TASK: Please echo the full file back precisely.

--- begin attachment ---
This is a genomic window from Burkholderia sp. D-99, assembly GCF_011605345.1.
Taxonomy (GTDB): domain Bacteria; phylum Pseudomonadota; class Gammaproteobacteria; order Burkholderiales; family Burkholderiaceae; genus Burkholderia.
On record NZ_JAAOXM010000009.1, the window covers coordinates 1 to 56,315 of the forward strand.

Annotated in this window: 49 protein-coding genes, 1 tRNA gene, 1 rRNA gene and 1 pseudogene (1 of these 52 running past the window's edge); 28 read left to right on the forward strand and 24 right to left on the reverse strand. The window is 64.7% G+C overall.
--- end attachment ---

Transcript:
This is a genomic window from Burkholderia sp. D-99, assembly GCF_011605345.1.
Taxonomy (GTDB): domain Bacteria; phylum Pseudomonadota; class Gammaproteobacteria; order Burkholderiales; family Burkholderiaceae; genus Burkholderia.
On record NZ_JAAOXM010000009.1, the window covers coordinates 1 to 56,315 of the forward strand.

Annotated in this window: 49 protein-coding genes, 1 tRNA gene, 1 rRNA gene and 1 pseudogene (1 of these 52 running past the window's edge); 28 read left to right on the forward strand and 24 right to left on the reverse strand. The window is 64.7% G+C overall.